You’re looking at the Aprilia Falco, but you may not recognize it. Our test bike was festooned with seven pieces of glimmering aluminum body panels that are part of the Streetfighter kit Aprilia now offers.
Rippin’ it up with Aprilia’s bad seed
Ears perk up when they hear the deep, menacing roar echoing off the canyon walls. Seconds later the moaning of the fast-approaching gleam gets louder, and then you see the the shiny bike’s front wheel pawing at the air in a crossed-up wheelie exiting the turn. The deep roar turns into a booming staccato wail before a quick upshift with the front wheel still in the air. A screech and a whiff of burned rubber continues the aural assault as the front wheel lands at about 70-miles-per. In an instant the silver streak flashes past as your eardrums dance around in your head to the tune of a ripping V-Twin.
What the hell was that?!
You’re looking at the Aprilia Falco, but you may not recognize it. Our test bike was festooned with seven pieces of glimmering aluminum body panels that are part of the Streetfighter kit Aprilia now offers. (See page 5 for a full list of the kit’s pieces).
The standard Falco is an impressive sportbike in its own right: fast, cool and half-naked. But its personality is a mite confused. Playing little brother to the hardcore RSV Mille (that we loved in our Italian Twins shootout), the Falco has 90% of its sibling’s high level of performance.
But it’s surprisingly hard-edged with uncomfortably low bars that do little to differentiate it from the top-dog in the family, making you wonder why you chose the slightly homier Falco in the first place. Aside from ECU mapping, the Falco’s engine tuning is the same as the Mille (which is good), but the half-faired Falco gives up some of the Mille’s glamor while not gaining much in comfort or appeal.
Enter the Streetfighter, a kit that transforms the Falco into a high-barred, attention-getting hooligan machine. Call ‘em naked bikes, sporting standards or streetfighters, and we’ll just call them Big Fun. Wheelies, stoppies, extreme lean or feet-up smoky burnouts, this machine entices its rider into questionable behavior. The Streetfighter’s personality? Imagine Dennis the Menace being raised by Giacomo Agostini.
If you crave attention, the Streetfighter kit is well worth its $2000 price tag. From the moment the bike is set on its sidestand and is shut down, inquisitive crowds swarm around and pepper its rider with an unending stream of questions, exhibiting an allure unmatched by the standard Falco.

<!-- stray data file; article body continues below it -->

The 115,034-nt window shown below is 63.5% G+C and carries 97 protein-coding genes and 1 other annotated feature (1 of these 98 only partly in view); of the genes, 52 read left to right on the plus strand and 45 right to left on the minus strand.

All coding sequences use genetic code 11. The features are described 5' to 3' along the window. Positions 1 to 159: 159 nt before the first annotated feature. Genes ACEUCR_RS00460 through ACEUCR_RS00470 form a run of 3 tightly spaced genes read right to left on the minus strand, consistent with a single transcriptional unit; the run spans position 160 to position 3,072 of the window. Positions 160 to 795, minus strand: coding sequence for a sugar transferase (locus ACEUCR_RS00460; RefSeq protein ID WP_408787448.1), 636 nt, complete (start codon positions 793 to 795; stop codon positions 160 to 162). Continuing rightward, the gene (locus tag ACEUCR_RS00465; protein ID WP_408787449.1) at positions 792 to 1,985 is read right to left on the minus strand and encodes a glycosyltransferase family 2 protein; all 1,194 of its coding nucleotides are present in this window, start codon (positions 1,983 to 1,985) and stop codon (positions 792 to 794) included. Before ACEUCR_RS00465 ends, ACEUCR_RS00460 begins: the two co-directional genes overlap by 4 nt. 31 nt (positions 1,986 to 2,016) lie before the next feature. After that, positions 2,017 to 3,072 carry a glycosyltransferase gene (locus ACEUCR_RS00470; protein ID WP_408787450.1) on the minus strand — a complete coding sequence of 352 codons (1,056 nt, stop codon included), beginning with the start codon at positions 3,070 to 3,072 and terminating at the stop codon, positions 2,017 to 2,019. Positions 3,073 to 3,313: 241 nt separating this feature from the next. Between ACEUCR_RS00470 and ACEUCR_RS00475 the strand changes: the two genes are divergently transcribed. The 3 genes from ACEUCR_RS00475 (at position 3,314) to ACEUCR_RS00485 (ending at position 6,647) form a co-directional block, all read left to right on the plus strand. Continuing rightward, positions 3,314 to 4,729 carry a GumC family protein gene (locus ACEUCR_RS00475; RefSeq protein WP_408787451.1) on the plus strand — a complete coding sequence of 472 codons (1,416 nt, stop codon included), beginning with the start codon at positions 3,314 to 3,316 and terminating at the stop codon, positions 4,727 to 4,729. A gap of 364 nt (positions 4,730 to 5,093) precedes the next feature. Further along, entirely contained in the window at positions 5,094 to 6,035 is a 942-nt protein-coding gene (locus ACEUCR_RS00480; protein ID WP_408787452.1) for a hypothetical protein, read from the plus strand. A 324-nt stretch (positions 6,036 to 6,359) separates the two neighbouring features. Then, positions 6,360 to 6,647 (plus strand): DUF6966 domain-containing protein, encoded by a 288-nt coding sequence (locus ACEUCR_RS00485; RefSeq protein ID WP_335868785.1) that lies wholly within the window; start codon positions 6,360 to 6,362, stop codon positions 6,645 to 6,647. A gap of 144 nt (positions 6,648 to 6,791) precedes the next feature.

You’ll be getting even more attention when you fire up this beast. Imagine the sound of a shotgun being fired at Uzi-like speed.
Like babies, motorcyclists seem to be attracted to shiny things. The silver color of our Falco and its alloy frame and swingarm mix well with the new aluminum bodywork to create an acid-warped blend of Mille and Harley-Davidson V-Rod. The Falco’s so bright, ya gotta wear shades. Another neat trick is way the oval-shaped, high-mount exhaust canisters snake under the sinuous new passenger pegs.
And you’ll be getting even more attention when you fire up this beast. Exhaust pulses can’t wait to get out of the kit’s carbon fiber slip-ons (made by Italy’s Roadracing brand), which really stretch the meaning of the term “muffler.” Imagine the sound of a shotgun being fired at Uzi-like speed. The (too) loud cans work in conjunction with a new ECU chip that is claimed to boost power, especially in the midrange. We confirmed Aprilia’s claims by dyno testing the Streetfighter against a standard Falco. BTW, the kit is “for off-road use only,” which is kind of ironic considering the “Streetfighter” monicker.
But if that kind of thing bothers you, you’re probably not the ideal candidate for this bike anyway. Hooligans just aren’t that nice.
Instead, hooligans dig a bulging upper-midrange that makes second-gear clutchless wheelies a doddle. Aided by the higher and more rearward motocross-style handlebars, third-gear, 70-mph wheelies are possible with determination. And in first gear at full throttle, you’ll wish the motocross-style handlebars have an MX-style crossbar pad, as the triple clamps are coming up to slap your chin regardless of your less stratospheric intentions.